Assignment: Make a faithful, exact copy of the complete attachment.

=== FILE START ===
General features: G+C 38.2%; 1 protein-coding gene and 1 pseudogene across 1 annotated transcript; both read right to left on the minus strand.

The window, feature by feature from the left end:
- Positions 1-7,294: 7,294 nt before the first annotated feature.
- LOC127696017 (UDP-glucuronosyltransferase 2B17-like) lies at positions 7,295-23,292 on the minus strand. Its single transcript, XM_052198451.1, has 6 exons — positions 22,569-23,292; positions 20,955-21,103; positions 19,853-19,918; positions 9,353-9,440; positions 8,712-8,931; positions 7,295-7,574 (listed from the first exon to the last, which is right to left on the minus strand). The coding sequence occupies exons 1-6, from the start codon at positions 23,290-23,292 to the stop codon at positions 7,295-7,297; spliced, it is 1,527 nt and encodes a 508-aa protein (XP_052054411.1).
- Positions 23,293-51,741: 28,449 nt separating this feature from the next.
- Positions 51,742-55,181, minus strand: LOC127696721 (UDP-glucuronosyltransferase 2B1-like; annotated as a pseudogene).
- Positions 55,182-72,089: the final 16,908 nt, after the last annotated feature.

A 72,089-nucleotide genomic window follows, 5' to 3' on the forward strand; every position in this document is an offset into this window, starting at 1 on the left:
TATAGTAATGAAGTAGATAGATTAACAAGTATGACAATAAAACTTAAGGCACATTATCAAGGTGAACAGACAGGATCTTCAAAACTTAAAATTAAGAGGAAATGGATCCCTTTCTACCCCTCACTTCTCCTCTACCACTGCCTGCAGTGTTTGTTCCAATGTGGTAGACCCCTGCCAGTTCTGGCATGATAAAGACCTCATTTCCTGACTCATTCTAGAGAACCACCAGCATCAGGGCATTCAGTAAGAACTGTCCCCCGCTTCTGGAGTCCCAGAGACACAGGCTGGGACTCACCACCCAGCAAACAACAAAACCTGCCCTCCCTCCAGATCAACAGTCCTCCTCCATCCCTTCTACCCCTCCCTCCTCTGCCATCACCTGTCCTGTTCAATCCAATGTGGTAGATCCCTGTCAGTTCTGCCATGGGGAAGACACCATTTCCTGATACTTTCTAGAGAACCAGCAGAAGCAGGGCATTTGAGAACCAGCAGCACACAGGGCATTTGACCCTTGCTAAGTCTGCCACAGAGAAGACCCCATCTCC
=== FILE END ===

General features: G+C 38.2%; 1 protein-coding gene and 1 pseudogene across 1 annotated transcript; both read right to left on the minus strand.

The window, feature by feature from the left end:
- Positions 1-7,294: 7,294 nt before the first annotated feature.
- LOC127696017 (UDP-glucuronosyltransferase 2B17-like) lies at positions 7,295-23,292 on the minus strand. Its single transcript, XM_052198451.1, has 6 exons — positions 22,569-23,292; positions 20,955-21,103; positions 19,853-19,918; positions 9,353-9,440; positions 8,712-8,931; positions 7,295-7,574 (listed from the first exon to the last, which is right to left on the minus strand). The coding sequence occupies exons 1-6, from the start codon at positions 23,290-23,292 to the stop codon at positions 7,295-7,297; spliced, it is 1,527 nt and encodes a 508-aa protein (XP_052054411.1).
- Positions 23,293-51,741: 28,449 nt separating this feature from the next.
- Positions 51,742-55,181, minus strand: LOC127696721 (UDP-glucuronosyltransferase 2B1-like; annotated as a pseudogene).
- Positions 55,182-72,089: the final 16,908 nt, after the last annotated feature.

A 72,089-nucleotide genomic window follows, 5' to 3' on the forward strand; every position in this document is an offset into this window, starting at 1 on the left:
TATAGTAATGAAGTAGATAGATTAACAAGTATGACAATAAAACTTAAGGCACATTATCAAGGTGAACAGACAGGATCTTCAAAACTTAAAATTAAGAGGAAATGGATCCCTTTCTACCCCTCACTTCTCCTCTACCACTGCCTGCAGTGTTTGTTCCAATGTGGTAGACCCCTGCCAGTTCTGGCATGATAAAGACCTCATTTCCTGACTCATTCTAGAGAACCACCAGCATCAGGGCATTCAGTAAGAACTGTCCCCCGCTTCTGGAGTCCCAGAGACACAGGCTGGGACTCACCACCCAGCAAACAACAAAACCTGCCCTCCCTCCAGATCAACAGTCCTCCTCCATCCCTTCTACCCCTCCCTCCTCTGCCATCACCTGTCCTGTTCAATCCAATGTGGTAGATCCCTGTCAGTTCTGCCATGGGGAAGACACCATTTCCTGATACTTTCTAGAGAACCAGCAGAAGCAGGGCATTTGAGAACCAGCAGCACACAGGGCATTTGACCCTTGCTAAGTCTGCCACAGAGAAGACCCCATCTCC